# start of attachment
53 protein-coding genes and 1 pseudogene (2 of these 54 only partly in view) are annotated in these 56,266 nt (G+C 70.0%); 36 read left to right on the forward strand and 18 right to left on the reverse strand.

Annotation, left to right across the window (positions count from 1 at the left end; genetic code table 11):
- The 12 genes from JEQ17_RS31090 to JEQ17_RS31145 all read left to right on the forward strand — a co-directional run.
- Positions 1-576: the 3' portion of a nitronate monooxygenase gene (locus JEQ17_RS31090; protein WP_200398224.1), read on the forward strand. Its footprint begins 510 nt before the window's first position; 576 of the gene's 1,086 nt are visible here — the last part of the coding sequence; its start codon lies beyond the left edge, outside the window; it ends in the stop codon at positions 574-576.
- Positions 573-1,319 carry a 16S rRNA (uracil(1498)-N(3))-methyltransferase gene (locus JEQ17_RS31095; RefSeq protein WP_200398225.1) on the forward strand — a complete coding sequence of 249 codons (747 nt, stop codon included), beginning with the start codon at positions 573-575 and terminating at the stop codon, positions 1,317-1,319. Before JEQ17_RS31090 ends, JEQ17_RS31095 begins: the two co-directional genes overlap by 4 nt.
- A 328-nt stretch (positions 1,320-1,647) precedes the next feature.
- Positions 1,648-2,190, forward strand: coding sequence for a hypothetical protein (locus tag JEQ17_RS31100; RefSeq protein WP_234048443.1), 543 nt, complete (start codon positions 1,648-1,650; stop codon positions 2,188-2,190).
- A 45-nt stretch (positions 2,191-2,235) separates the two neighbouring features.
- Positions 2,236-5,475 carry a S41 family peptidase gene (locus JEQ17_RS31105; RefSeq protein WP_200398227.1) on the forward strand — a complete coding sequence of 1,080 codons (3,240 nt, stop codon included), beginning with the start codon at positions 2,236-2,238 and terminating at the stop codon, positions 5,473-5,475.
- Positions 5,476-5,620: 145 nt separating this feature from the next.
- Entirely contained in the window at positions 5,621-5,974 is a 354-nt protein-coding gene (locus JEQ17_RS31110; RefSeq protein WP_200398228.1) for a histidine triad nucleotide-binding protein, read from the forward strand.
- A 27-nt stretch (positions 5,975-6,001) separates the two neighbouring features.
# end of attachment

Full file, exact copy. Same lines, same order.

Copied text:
53 protein-coding genes and 1 pseudogene (2 of these 54 only partly in view) are annotated in these 56,266 nt (G+C 70.0%); 36 read left to right on the forward strand and 18 right to left on the reverse strand.

Annotation, left to right across the window (positions count from 1 at the left end; genetic code table 11):
- The 12 genes from JEQ17_RS31090 to JEQ17_RS31145 all read left to right on the forward strand — a co-directional run.
- Positions 1-576: the 3' portion of a nitronate monooxygenase gene (locus JEQ17_RS31090; protein WP_200398224.1), read on the forward strand. Its footprint begins 510 nt before the window's first position; 576 of the gene's 1,086 nt are visible here — the last part of the coding sequence; its start codon lies beyond the left edge, outside the window; it ends in the stop codon at positions 574-576.
- Positions 573-1,319 carry a 16S rRNA (uracil(1498)-N(3))-methyltransferase gene (locus JEQ17_RS31095; RefSeq protein WP_200398225.1) on the forward strand — a complete coding sequence of 249 codons (747 nt, stop codon included), beginning with the start codon at positions 573-575 and terminating at the stop codon, positions 1,317-1,319. Before JEQ17_RS31090 ends, JEQ17_RS31095 begins: the two co-directional genes overlap by 4 nt.
- A 328-nt stretch (positions 1,320-1,647) precedes the next feature.
- Positions 1,648-2,190, forward strand: coding sequence for a hypothetical protein (locus tag JEQ17_RS31100; RefSeq protein WP_234048443.1), 543 nt, complete (start codon positions 1,648-1,650; stop codon positions 2,188-2,190).
- A 45-nt stretch (positions 2,191-2,235) separates the two neighbouring features.
- Positions 2,236-5,475 carry a S41 family peptidase gene (locus JEQ17_RS31105; RefSeq protein WP_200398227.1) on the forward strand — a complete coding sequence of 1,080 codons (3,240 nt, stop codon included), beginning with the start codon at positions 2,236-2,238 and terminating at the stop codon, positions 5,473-5,475.
- Positions 5,476-5,620: 145 nt separating this feature from the next.
- Entirely contained in the window at positions 5,621-5,974 is a 354-nt protein-coding gene (locus JEQ17_RS31110; RefSeq protein WP_200398228.1) for a histidine triad nucleotide-binding protein, read from the forward strand.
- A 27-nt stretch (positions 5,975-6,001) separates the two neighbouring features.